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Reporting of harms data in RCTs: a systematic review of empirical assessments against the CONSORT harms extension
  1. Alex Hodkinson,
  2. Jamie J Kirkham,
  3. Catrin Tudur-Smith,
  4. Carrol Gamble
  1. Department of Biostatistics, MRC North West Hub for Trials Methodology Research, University of Liverpool, Liverpool, UK
  1. Correspondence to Alex Hodkinson; ahoddy{at}liverpool.ac.uk

Abstract

Objective To determine the standard of reporting of harms-related data, in randomised controlled trials (RCTs) according to the Consolidated Standards of Reporting Trials (CONSORT) statement extension for harms.

Design Systematic review.

Data sources The Cochrane library, Ovid MEDLINE, Scopus and ISI Web of Knowledge were searched for relevant literature.

Eligibility criteria for selecting studies We included publications of studies that used the CONSORT harms extension to assess the reporting of harms in RCTs.

Results We identified 7 studies which included between 10 and 205 RCTs. The clinical areas of the 7 studies were: hypertension (1), urology (1), epilepsy (1), complimentary medicine (2) and two not restricted to a clinical topic. Quality of the 7 studies was assessed by a risk of bias tool and was found to be variable. Adherence to the CONSORT harms criteria reported in the 7 studies was inadequate and variable across the items in the checklist. Adverse events are poorly defined, with 6 studies failing to exceed 50% adherence to the items in the checklist.

Conclusions Readers of RCT publications need to be able to balance the trade-offs between benefits and harms of interventions. This systematic review suggests that this is compromised due to poor reporting of harms which is evident across a range of clinical areas. Improvements in quality could be achieved by wider adoption of the CONSORT harms criteria by journals reporting RCTs.

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Article summary

Strengths and limitations of this study

  • This is the first study to systematically review empirical studies assessing the quality of reporting according to the CONSORT-harms guideline.

  • The review was strengthened by its assessment of quality of the included studies across four key domains.

  • This study should be regarded as a reflection of reporting standards in general rather than an assessment of adherence to the CONSORT-harms extension.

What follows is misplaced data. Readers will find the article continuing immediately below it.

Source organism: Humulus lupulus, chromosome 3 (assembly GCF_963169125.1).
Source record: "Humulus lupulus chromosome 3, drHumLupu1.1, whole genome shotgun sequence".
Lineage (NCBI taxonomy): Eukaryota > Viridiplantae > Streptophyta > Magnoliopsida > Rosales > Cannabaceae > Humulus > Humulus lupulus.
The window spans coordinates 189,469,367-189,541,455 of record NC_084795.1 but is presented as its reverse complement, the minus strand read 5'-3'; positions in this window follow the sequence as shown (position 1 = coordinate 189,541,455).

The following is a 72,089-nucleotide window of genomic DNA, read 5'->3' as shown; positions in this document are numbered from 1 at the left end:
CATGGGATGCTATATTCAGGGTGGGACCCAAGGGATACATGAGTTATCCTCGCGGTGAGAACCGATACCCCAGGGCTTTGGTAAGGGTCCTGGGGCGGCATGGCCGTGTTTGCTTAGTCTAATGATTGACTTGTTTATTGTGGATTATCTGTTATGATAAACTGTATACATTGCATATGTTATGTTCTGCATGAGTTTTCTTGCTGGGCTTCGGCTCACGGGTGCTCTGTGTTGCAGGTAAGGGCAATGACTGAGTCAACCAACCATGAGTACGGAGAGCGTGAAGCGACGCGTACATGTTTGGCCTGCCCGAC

• Some included studies contained trials reported prior to the publication of the CONSORT harms guideline; we did not extract these results.

  • We have not assessed changes in reporting over time.

Introduction

Every healthcare intervention is associated with a risk of harmful or adverse events, that must be balanced against the potential favourable outcomes.1

The Consolidated Standards of Reporting Trials (CONSORT) statement aims to improve the quality of published reports of randomised controlled trials (RCTs) and has been widely endorsed by healthcare journals, leading to improvements in quality when used by manuscript authors and peer reviewers.2–4 However, some reports suggest that assessment and reporting of harms in clinical trials may be suboptimal.5–7

The standard CONSORT statement8 is primarily aimed at reporting the intended, usually beneficial effects of intervention(s) with only one item (item 19) devoted to unintended adverse events (harms) in the original 2001 checklist. Owing to accumulating evidence that reporting on harms-related data in RCTs was of poor quality with an imbalanced ratio of benefit–harms reporting, a CONSORT statement extension was developed in 2004 to improve harms reporting (CONSORT-harms) and to help address perceived shortcomings in measurement, analysis and reporting of harms data.9 The subsequent update of the standard CONSORT statement, published in 2010,10 now specifically refers to the additional CONSORT-harms extension but it is still unclear whether authors and journals routinely adopt the use of this extension. The aim of this paper is to systematically review the evidence from previously conducted empirical studies that have assessed the adequacy of harms reporting in RCTs using the CONSORT-harms extension as a benchmark.

Methods

A protocol for the systematic review was developed by AH, CTS, CG and JJK.

Study inclusion criteria

We included published and unpublished research that evaluated the quality of harms reporting in RCTs against the CONSORT-harms recommendations.9 No restriction was placed on the clinical area or type of intervention studied. Excluded studies were those that assessed harms reporting using assessment criteria other than CONSORT-harms and studies that assessed harms reporting using study designs for which the CONSORT guideline was not intended (eg, observational studies).

Identification of studies